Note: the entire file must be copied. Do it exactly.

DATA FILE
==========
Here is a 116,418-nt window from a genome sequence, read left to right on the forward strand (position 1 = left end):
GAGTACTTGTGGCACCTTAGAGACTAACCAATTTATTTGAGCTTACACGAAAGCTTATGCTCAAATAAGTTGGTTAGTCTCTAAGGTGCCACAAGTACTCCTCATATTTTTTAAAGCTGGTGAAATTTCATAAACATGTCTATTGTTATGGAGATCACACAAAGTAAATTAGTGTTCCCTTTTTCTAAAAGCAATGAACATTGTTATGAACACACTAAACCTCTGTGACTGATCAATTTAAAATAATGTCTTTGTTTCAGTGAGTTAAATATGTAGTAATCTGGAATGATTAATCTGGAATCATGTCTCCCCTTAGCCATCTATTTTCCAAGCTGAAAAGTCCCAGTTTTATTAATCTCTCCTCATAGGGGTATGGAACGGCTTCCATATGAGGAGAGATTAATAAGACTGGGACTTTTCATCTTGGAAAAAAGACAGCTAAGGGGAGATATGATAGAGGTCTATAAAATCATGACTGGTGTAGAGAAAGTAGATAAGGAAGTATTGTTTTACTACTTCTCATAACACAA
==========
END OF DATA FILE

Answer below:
Here is a 116,418-nt window from a genome sequence, read left to right on the forward strand (position 1 = left end):
GAGTACTTGTGGCACCTTAGAGACTAACCAATTTATTTGAGCTTACACGAAAGCTTATGCTCAAATAAGTTGGTTAGTCTCTAAGGTGCCACAAGTACTCCTCATATTTTTTAAAGCTGGTGAAATTTCATAAACATGTCTATTGTTATGGAGATCACACAAAGTAAATTAGTGTTCCCTTTTTCTAAAAGCAATGAACATTGTTATGAACACACTAAACCTCTGTGACTGATCAATTTAAAATAATGTCTTTGTTTCAGTGAGTTAAATATGTAGTAATCTGGAATGATTAATCTGGAATCATGTCTCCCCTTAGCCATCTATTTTCCAAGCTGAAAAGTCCCAGTTTTATTAATCTCTCCTCATAGGGGTATGGAACGGCTTCCATATGAGGAGAGATTAATAAGACTGGGACTTTTCATCTTGGAAAAAAGACAGCTAAGGGGAGATATGATAGAGGTCTATAAAATCATGACTGGTGTAGAGAAAGTAGATAAGGAAGTATTGTTTTACTACTTCTCATAACACAA